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Go to Google images and put in Halloween and the year you were born.



meme via anita_margarita.

The icon image came up with "1956 halloween" as the search.
It may or may not be from a real 1956 cookbook but it looks like it.

The picture I chose was reliably a 1956 image, from the movie Forbidden Planet which premiered in March of that year. I expect it was shown as a Halloween film in some places, since it had the scary monster from the Id (shown) and a super-intelligent robot AND a romance between then-hunk-star Leslie Nielsen and hottie Anne Francis.

Comments

( 4 comments — Leave a comment )
archmage
Oct. 27th, 2008 07:23 pm (UTC)
Well, I know what I'm watching...again...this afternoon.
foomf
Oct. 27th, 2008 11:48 pm (UTC)
I have SUCH a stack of unwatched stuff...
demonslayer
Nov. 8th, 2008 09:59 am (UTC)
isn't Halloween a Pagan festival?
foomf
Nov. 8th, 2008 05:37 pm (UTC)
Not as such.

Samhain (see 1) is a pre-Christian Gaelic/Brythonic harvest festival/new-years-day which has survived through integration and dilution and neo-pagan interpretation. Other Celtic peoples had similarly timed celebrations. As it was the turning of the year, some traditions said that the dead for the year were let into the afterworld at this time, but most of them actually celebrated that in the spring sometime. (See 2)

All Hallows' Eve is the day before All Saint's Day, which is a church holiday that was created to deliberately integrate the cultural tradition (recognizing those who had died during the year) without actually importing the earlier stuff, and to tie it to a reasonable similar celebration. The move to November 1st was done somewhat later, and I confess to being baffled to why they chose to do that.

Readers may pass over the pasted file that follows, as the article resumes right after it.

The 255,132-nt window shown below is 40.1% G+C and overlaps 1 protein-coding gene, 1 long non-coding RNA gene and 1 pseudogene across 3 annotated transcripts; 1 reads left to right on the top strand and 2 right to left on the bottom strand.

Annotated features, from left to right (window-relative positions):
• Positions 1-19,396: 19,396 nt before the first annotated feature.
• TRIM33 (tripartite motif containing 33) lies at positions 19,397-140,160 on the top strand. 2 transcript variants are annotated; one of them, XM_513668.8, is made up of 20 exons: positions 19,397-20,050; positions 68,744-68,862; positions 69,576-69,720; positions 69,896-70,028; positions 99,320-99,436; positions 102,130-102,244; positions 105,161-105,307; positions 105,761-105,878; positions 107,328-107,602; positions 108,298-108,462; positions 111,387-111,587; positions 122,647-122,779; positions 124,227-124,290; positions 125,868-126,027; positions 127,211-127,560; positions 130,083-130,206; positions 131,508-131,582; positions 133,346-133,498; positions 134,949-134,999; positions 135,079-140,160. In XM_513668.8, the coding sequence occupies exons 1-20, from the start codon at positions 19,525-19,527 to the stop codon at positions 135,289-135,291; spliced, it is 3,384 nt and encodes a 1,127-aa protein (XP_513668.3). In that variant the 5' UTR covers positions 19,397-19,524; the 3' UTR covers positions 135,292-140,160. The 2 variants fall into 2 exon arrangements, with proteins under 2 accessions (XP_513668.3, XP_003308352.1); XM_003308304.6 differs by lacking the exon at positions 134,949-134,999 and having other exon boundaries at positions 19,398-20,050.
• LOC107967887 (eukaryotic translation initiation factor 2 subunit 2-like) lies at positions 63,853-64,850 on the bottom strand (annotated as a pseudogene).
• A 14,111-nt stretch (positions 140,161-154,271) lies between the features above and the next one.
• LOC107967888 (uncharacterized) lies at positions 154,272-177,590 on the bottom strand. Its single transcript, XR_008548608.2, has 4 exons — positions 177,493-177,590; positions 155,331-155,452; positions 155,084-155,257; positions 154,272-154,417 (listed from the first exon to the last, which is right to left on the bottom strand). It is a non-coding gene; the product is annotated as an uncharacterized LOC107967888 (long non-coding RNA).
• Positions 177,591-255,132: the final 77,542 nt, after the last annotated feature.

"Pagan" literally should only refer to the Roman (and incorporated Greek and Etruscan) religions, but cultural and religious arrogance meant that anything non-Christian and non-Jewish got the label attached. There isn't a graceful term that isn't also somewhat insulting, but it's important to note that the Pagans didn't really do Samhain at all, they did the Feast of the Lemures, which was a three-day celebration in the spring.

The ghosties and ghoulies and blackmail for candy and treats is less than a century old, and may be a deliberate revival of the medieval practice of beggars going around on major holy days and begging people for food in exchange for the beggars praying for the souls of their departed, which ties into the highly profitable pre-Reformation Roman Catholic practice of 'indulgences for the dead' which perverted the ancient practice of praying for the dead into a sort of extortion.
The common belief was that there is a temporal transitional state between death and entry to Heaven (which is a bizarre notion in and of itself) wherein various 'purgation' would cleanse the spirit of the deceased from things which would keep them from communion with God. The prayers (which the dutiful relative might not have time to perform) could be hired out, so that the beloved departed would not be snatched from heaven back into purgatory.

Sadly we no longer require the children who come to our doors to perform feats of entertainment, nor to pray for our departed.
( 4 comments — Leave a comment )